Frighteningly, James Franco And I Actually Agree About Something
If you’ve been reading The Frisky, you know that I have a strong disdain for actor/writer/director/perpetual college lecture sleeper James Franco. For me, Franco is the epitome of the kind of dumb dude who thinks he’s really clever. But a recent piece in New York magazine does offer a slight detente between us — you know, if James Franco even knew I existed or something.
You see, New York’s Vulture blog posted an article asking “Why Is James Franco So Interested in Gay Culture?” in which the author recounts all of the gay-themed and homoerotically-tinged projects Franco’s worked on recently, and asks, Seinfeld-like, “What is the deal?”
At this year’s Sundance Film festival, Franco launched his new project, “Interior. Leather Bar,” which is supposed to be a reworking of “lost” footage from the 1980s gaysploitation film “Cruising.” That, coupled with Franco’s role as Allen Ginsberg in “Howl,” his role as Harvey Milk’s lover in “Milk,” and his direction of a film about allegedly gay Sal Mineo, has writer Kyle Buchanan alluding to whether or not Franco might have gay cooties. Asks Buchanan, “why would a mainstream movie star be so interested in gay sexuality if he were straight?” As if the very idea that a straight person could possibly want to play a gay character must mean they’re harboring a secret gay life.
The very notion that straight people shouldn’t be just as engaged in gay narratives as gay people is tinged with the flavors of marginalization, pathologization and homophobia. Just like the high school football player who asks the male choir singer why he’s into such “sissy” stuff, Buchanan seems all together suspicious of Franco’s motives. He intimates that 1) straight interest in homosexuality is weird, 2) no straight person should ever want to play a gay character or represent gay culture unless, you know, they’ve got something to hide.
Franco’s real-life sexuality is of no interest to me, but the perspective he offers in the new “Interior. Leather Bar” is. In the film, Franco elucidates his philosophy on all this gay stuff: “I don’t like the fact that I feel like I’ve been brought up to think a certain way … and what that is is straight-normative behavior. It’s fucking instilled into my brain.”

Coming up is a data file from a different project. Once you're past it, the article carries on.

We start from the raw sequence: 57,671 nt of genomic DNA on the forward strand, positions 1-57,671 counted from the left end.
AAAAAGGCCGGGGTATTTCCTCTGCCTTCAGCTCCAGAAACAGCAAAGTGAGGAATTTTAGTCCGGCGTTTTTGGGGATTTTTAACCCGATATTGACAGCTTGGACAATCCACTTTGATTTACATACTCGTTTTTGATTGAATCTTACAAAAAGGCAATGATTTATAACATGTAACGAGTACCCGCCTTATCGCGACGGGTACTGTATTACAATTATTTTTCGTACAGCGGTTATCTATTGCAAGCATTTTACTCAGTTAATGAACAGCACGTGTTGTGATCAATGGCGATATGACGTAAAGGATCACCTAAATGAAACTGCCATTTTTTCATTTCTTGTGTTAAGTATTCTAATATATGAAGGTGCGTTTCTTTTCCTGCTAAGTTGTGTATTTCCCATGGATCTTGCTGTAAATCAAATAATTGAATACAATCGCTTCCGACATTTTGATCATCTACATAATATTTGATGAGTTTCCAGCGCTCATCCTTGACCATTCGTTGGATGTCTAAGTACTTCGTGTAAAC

He then notes that pop culture is rife with thoughtlessly heteronormative representations, in which it’s presumed that marriage, coupledom, relationships are man plus woman. “Every fucking toilet paper commercial has a man and a woman living in a house together! Every fucking love story is a dude who wants to be with a girl, and the only way they’re gonna end up happy is if they walk off in the sunset together. I’m fucking sick of that shit, so if there’s a way for me to break that up in my own mind, I’m all for it.”
Admittedly, I haven’t seen his latest, “Interior. Leather Bar,” and can’t speak to the representation he’s offering up there. But in the case of both “Howl” and “Milk,” Franco presented a solid, grounded character — not caricature — of gay life. As to his motivations, Franco notes, a bit pretentiously (natch), “I feel like one of my roles as an artist is to ask questions and to help create fissures in accepted, normalized ways of thinking. And not in all cases, but in a lot of the cases … the sexuality of the characters helps me to do that.”
Why can’t people who identify as straight be engaged in representing gay characters — without having their masculinity, sexuality or social identity questioned? The sexuality of an actor should have no bearing on a role — provided the representation is well-conceived and thoughtfully written. And after all, Hollywood would literally not exist if gay men and women didn’t take up heterosexual roles. Gay men and women have been “playing straight” (in quotes, because these notions of heterosexuality are constructions, after all) since the beginning of time, so why shouldn’t there be a bit of respectful quid pro quo? I don’t mean to oversimplify the dialogue — I’m not advocating a re-do of the negative, condescending gaysploitation films of the 1970s and ’80s. But representations that offer the full spectrum of gay experiences and lives? I can get behind that. [NYMag.com]